Letters of Instruction
Legal instruments like wills, trusts, and partnership agreements carry the force of law; that is, they legally obligate your executors, attorneys-in-fact, trustees, and partners to carry out your wishes, but they may not tell your loved ones and beneficiaries everything they need to know to do that. They can’t convey the location of important documents, and they were never meant to contain your current passwords. Furthermore, when you grant your executors, attorneys-in-fact, trustees, and partners discretion in taking or not taking various actions, it is often useful to provide them with a guide describing your preferences in terms of alternatives, advisors, and outcomes. That guide is a letter of instruction (LOI). Your will, trust, designation of attorney-in-fact, or partnership agreement may request that your fiduciaries consult the LOI in fulfilling their duties.
An LOI is a way of telling your loved ones everything they need to know in event of an emergency as it happens. It can be short or long. You can use it to tell them the location of your will and other important documents, the status of your published works, information about your insurance, military benefits, passwords, what kind of funeral you want, et cetera.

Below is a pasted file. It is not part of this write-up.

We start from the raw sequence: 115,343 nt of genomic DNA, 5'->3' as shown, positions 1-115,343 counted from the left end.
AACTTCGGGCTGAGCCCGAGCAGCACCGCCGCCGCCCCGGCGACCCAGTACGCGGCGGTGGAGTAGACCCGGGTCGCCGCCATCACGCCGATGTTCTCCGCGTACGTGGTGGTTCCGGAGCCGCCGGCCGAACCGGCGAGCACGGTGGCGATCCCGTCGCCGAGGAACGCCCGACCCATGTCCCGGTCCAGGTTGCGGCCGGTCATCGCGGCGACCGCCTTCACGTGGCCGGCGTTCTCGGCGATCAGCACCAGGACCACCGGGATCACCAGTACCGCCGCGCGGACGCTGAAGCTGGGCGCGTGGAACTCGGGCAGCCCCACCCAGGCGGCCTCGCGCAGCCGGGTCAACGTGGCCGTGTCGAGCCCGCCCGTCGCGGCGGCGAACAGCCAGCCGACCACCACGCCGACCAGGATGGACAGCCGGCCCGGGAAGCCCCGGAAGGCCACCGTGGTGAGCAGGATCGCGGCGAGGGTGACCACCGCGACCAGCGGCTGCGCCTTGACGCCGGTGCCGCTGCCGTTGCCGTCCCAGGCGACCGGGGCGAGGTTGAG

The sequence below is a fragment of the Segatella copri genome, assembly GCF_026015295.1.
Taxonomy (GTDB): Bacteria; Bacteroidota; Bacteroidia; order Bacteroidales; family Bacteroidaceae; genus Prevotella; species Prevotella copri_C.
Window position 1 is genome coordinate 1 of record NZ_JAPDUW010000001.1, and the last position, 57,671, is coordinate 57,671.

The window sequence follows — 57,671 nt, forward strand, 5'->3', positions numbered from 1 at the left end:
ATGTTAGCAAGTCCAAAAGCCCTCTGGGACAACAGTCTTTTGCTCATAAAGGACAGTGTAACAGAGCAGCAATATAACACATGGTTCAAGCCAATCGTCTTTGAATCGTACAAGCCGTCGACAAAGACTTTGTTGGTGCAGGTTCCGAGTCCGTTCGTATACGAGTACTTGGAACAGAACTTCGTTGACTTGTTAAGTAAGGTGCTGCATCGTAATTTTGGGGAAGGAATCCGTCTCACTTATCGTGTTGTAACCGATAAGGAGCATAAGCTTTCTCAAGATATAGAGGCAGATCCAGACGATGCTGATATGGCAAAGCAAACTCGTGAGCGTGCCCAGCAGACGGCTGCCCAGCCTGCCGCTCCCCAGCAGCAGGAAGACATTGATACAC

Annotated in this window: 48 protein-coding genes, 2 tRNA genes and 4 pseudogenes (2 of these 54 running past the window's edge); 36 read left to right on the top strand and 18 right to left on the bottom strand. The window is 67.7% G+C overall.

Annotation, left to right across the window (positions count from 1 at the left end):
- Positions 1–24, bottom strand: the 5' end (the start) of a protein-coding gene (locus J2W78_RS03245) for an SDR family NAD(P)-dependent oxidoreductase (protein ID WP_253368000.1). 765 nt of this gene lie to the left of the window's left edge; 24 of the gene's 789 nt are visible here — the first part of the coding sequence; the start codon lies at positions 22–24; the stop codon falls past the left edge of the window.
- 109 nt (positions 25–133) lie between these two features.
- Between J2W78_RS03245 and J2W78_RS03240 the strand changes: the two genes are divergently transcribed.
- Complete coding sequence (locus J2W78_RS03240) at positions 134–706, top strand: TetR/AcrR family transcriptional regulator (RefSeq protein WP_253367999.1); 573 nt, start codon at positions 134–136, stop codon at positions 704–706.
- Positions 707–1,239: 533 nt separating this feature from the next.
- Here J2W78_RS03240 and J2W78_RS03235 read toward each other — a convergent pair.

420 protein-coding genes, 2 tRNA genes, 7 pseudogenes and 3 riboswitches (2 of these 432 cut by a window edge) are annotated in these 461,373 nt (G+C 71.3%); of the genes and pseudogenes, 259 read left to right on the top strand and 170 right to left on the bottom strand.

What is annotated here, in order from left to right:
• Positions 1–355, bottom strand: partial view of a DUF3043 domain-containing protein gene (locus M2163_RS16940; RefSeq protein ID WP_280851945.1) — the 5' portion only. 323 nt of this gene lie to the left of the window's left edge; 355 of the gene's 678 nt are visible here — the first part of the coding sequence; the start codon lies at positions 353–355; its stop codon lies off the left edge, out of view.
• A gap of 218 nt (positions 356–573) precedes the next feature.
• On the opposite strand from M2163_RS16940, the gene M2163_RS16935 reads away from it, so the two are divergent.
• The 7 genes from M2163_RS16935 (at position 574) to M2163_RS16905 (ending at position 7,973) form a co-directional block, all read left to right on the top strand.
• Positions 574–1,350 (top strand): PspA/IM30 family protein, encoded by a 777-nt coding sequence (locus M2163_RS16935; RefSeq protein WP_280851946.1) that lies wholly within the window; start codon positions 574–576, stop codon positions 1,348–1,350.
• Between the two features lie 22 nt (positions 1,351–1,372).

Julian Block, a New York tax attorney, drafted a sample “Letter of Final Instructions” for the Society of Children’s Book Writers and Illustrators (SCBWI) and graciously provided us a copy, which concludes this section. M. L. Buchman offers a more expansive variation in his book Estate Planning for Authors: Your Final Letter and Why You Need It. Buchman states that he has no problem with writers using his version as a template. But he recommends recasting it in your own voice, as it will be more meaningful to your survivors. He also recommends updating and sharing the LOI with your loved ones or executor every three months. They don’t need to read every update. They just need to have it available.